Indiana University Bloomington

Fall 2018 IP Course Offerings

Fall 2018: Courses in IP & Related Fields

 

Core IP Courses

B662 –Copyright Law – Leaffer

B549 – International IP

B743 – Patent Law– Janis

Elective IP Courses, Seminars, Clinics and Externships

B729 – Antitrust – Knebel

B561 – Entrepreneurship Law Clinic – Need (fulfills skills requirement)

B590 – Entertainment Law – Meitus

B708 – Information Privacy – Tomain

B572 – Intellectual Property Clinic – Hedges (fulfills skills requirement)

B551 – Intellectual Property Externship – Janis (fulfills skills requirement)

B528 – IP Appellate Advocacy – (For IP Moot Court Members) (fulfills skills requirement)

 

Copyright Law (Leaffer)
This course provides an introduction to federal copyright law, beginning with a historical overview and leading to current day developments. Matters to be covered include the nature of protected subject matter, the idea-expression dichotomy, duration, the bundle of rights conferred by copyright, joint works, works made for hire, fair use, and remedies for infringement.  Special attention will be paid to technological developments affecting copyright, including issues related to computer software and the Internet.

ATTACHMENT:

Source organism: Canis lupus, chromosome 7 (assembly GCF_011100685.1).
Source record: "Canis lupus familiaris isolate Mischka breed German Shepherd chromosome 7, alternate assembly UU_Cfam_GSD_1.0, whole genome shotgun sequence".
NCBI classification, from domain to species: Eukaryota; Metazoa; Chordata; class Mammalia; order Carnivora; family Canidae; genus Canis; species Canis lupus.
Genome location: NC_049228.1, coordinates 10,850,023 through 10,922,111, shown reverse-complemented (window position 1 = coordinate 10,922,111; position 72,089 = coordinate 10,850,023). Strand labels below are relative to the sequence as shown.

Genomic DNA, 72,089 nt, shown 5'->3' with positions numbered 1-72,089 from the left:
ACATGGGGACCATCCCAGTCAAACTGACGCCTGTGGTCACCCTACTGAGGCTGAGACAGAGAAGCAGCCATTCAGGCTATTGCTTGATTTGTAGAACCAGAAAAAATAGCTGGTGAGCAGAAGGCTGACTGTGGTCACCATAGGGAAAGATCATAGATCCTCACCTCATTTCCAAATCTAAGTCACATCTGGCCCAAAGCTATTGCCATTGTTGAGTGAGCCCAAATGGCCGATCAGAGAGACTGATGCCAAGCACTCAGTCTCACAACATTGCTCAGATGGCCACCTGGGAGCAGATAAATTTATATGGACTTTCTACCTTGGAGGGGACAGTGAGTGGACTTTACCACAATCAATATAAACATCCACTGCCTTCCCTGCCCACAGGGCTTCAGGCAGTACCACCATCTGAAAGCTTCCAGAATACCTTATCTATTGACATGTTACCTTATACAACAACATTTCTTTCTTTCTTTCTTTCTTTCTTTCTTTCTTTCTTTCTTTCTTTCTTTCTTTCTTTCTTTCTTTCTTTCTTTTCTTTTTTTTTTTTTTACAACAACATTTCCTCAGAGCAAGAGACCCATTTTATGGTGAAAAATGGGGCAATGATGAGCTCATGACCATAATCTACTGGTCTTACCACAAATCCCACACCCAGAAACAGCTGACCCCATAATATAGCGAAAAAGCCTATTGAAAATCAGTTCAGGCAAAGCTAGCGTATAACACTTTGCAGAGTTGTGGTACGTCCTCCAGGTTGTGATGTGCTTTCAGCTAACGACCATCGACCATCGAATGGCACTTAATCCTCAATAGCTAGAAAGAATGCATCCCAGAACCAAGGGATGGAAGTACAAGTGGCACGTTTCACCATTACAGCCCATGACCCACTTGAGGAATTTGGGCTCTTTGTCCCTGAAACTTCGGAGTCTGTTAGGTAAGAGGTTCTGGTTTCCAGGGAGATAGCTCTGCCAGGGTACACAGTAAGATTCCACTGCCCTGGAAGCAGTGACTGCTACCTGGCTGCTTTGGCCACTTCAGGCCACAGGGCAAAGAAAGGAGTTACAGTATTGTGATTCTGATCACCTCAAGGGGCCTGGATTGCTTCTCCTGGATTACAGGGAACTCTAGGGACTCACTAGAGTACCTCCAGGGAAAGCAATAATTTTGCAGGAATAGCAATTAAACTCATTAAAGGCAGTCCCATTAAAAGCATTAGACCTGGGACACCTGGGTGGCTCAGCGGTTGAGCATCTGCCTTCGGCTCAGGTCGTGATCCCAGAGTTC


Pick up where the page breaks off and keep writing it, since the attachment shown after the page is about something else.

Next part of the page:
International IP (Leaffer)
The law of intellectual property (patent, trademark, and copyright) has increasingly assumed an international dimension. In today’s world of intellectual property law, one must understand how the rights of inventors, brand name owners, and creative artists, and software developers are protected in international and comparative law. Mirroring this reality, this course has two basic objectives. One is to equip students with the methodology necessary to engage in international intellectual property practice in both public and private international law. It will consider topics such as territoriality, national treatment, choice of law, multilateral treaties, and regional agreements that the frame the substantive rules and practice of intellectual property law in a transnational setting. As a second objective, this course will consider intellectual property from a comparative law dimension. In this regard, it will focus on the basic differences in the approach to patent, trademark, and copyright law in national and regional systems. Within this theme, this course will examine the cultural and economic differences that have led to divisions between developed and developing countries on the protection of intellectual property. Updated 3/18